Yesterday the XXIII Pastors for Peace Caravan left Cuba. I had no contact with them, I did not lead it, I followed only from a distance the activities they planned, but this year, unlike the previous one, they went to the villages closest to my homeland Taguayabón such as Caibarién, Remedios, Camajuaní and Vueltas. We almost ran into each other, although at Taguayabón in particular they only looked fleetingly through the windows of their buses.
I, who wrote last year that we’d never had them in this area, much less their humanitarian aid, cannot now write the same, at least about them, but their help remained as distant as ever.
It is likely that in passing through these villages it seemed to them that at least here there is no need to share their containers and in any event they share the task of distribution with the Cuban authorities or institutions who approve of them.
If only they knew that prior to their arrival in these parts there was a veritable manhunt, where all the poor and marginalized whose proportion is sadly increasing every day were caught and arrested in a rude and blatant operation until the caravan had passed, thus ensuring that these occasional visitors didn’t get the bad impression that can be seen daily.
The authorities took no account nor were they the least concerned that this caused a scandal, especially in a population as concentrated as that of Vueltas, in which it was particularly noticeable. A real human clean-up was undertaken so that the foreign visitors would see only immaculateness.
What brought them to my area was not the only difference I found in the 23rd Caravan versus the 22nd. This time, for example, the absence of Ellen Bernstein was notable; on previous occasions she led it as a substitute for Lucius, and I was not only surprised by her physical absence, but also the total silence of the mainstream media about her person in contrast to her previous treatment as a heroine, which she was granted last year as leader of the caravan.
It was also extremely notable how the number of those in the caravan was reduced to less than half of those who came last year. This is because, even with all the prophylactic measures taken to counter this by the Cuban authorities, it is increasingly difficult to find sensible people who are not aware that they’re being taken for a ride, that they’re being fooled, except for the young and inexperienced, which made up a considerable number of the total people in the caravan.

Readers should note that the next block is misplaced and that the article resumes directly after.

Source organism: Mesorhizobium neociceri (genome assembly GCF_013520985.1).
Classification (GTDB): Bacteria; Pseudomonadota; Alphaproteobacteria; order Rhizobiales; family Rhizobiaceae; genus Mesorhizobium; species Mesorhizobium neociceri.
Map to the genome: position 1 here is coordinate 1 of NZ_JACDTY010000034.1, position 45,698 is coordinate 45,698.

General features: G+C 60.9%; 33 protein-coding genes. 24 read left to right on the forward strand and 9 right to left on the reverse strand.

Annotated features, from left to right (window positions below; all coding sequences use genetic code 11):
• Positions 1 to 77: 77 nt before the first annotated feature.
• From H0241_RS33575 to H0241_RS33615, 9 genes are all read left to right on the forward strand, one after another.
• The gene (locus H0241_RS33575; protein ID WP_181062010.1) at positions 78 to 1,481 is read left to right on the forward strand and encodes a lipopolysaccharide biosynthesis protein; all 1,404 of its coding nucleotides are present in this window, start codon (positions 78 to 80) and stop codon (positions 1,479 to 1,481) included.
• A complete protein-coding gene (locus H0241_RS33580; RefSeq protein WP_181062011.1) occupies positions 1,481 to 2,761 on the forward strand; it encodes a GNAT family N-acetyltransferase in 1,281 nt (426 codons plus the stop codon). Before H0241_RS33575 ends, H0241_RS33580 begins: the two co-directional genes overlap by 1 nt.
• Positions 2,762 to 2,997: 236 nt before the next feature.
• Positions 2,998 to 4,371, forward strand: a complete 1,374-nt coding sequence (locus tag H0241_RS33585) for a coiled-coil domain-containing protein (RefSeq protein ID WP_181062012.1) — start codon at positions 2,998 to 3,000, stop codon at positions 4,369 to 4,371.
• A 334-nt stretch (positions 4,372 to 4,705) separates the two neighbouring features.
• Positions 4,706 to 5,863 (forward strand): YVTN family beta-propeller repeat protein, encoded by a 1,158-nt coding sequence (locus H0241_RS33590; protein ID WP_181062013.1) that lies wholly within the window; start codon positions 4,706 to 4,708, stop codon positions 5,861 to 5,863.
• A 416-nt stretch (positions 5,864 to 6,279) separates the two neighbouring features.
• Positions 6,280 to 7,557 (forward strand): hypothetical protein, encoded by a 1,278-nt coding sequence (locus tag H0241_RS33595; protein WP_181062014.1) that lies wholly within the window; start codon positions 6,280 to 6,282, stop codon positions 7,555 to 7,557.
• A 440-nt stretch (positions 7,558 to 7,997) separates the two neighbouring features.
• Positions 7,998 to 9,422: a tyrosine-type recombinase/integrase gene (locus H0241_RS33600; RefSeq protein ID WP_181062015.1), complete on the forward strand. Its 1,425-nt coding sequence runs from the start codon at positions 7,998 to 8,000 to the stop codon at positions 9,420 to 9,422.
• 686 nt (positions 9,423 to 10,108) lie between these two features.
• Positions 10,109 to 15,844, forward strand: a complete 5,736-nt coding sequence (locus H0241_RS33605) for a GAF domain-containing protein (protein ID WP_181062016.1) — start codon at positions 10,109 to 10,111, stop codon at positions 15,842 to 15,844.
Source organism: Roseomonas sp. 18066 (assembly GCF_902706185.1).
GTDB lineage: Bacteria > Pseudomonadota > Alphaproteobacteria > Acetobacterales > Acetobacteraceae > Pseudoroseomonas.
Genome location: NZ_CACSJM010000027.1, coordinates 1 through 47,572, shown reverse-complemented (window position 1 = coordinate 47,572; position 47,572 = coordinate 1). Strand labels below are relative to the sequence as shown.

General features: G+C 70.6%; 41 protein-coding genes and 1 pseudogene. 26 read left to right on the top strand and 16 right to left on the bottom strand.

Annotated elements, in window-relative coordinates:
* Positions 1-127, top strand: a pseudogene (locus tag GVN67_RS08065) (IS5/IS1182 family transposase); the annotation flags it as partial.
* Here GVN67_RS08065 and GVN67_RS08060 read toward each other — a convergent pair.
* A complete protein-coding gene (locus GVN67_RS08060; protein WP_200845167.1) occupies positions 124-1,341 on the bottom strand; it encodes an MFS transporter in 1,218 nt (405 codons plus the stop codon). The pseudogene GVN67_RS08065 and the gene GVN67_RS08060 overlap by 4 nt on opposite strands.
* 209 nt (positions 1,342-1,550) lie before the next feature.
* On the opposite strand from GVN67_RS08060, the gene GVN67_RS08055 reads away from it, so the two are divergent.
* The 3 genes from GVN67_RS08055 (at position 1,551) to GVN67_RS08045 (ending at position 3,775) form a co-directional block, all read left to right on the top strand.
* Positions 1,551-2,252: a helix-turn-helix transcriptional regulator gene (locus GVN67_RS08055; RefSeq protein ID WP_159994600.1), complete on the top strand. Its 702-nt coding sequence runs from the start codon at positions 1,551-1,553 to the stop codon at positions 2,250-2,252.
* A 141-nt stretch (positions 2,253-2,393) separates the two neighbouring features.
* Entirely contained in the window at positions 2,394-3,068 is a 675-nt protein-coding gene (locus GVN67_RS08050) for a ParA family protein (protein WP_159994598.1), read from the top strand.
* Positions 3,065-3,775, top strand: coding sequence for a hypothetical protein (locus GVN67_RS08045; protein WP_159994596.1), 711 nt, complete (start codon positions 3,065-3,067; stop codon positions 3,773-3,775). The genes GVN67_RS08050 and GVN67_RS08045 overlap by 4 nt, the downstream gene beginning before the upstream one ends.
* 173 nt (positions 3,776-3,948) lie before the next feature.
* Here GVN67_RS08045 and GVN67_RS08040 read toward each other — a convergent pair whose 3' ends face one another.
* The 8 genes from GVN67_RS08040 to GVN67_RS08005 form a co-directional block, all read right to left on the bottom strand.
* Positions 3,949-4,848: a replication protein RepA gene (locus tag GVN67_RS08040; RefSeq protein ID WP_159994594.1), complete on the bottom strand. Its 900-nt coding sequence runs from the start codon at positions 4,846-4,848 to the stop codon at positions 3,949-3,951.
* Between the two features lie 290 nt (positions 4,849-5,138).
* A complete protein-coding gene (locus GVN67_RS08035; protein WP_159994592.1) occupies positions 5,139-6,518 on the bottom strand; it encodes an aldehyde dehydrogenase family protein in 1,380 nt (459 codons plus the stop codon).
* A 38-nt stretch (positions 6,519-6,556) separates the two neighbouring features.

They take advantage of this opportunity to have a “revolutionary” adventure, while they find a cheap way to spend a few days of holiday treated like kings, enjoying this or that political act, with some of the benefits that the system prevailing in Cuba grants to them which they deny to most of its own people.
I find the civility the group boasts of contradictory as they are able to get over a hundred tons of humanitarian aid after touring many cities and crossing the Canada-US border and the US-Mexico border, in such a submissive way that they are led like sheep through the Cuban territory.
They don’t have the grace to behave courageously before a democratic government that finally allows them to pass without major difficulties, to come to pay homage to an authoritarian regime that denies most of the rights that they advocate for the Cuban people.
I did not expect to see them in my area, I must admit that those who led them surprised me this time, but it was very clear to me that the government controlled them totally as, however much I looked I couldn’t find a single onle of them at the St Saviour of the World church where one of the most important and renowned Cuban political activists’ funeral was held, nor at the Columbus Cemetery for his massively attended burial.
Oswaldo Paya’s death was undoubtedly the biggest event held in the island during the stay of the XXIII Caravan. The caravan that undoubtedly, if they have internet access which most of the people of Cuba lack, they must have known that this brilliant man undertook his activism inspired by the social doctrine of the Church, the same one which they say their own Pastors for Peace support.
That was why I could not but help tweeting on my my account @ maritovoz and at least had to say: I was hoping Caravan 23 #PastoresPorLaPaz present in Cuba would go to Mass for #OPS but their civic courage left them when they crossed the border.
August 2 2012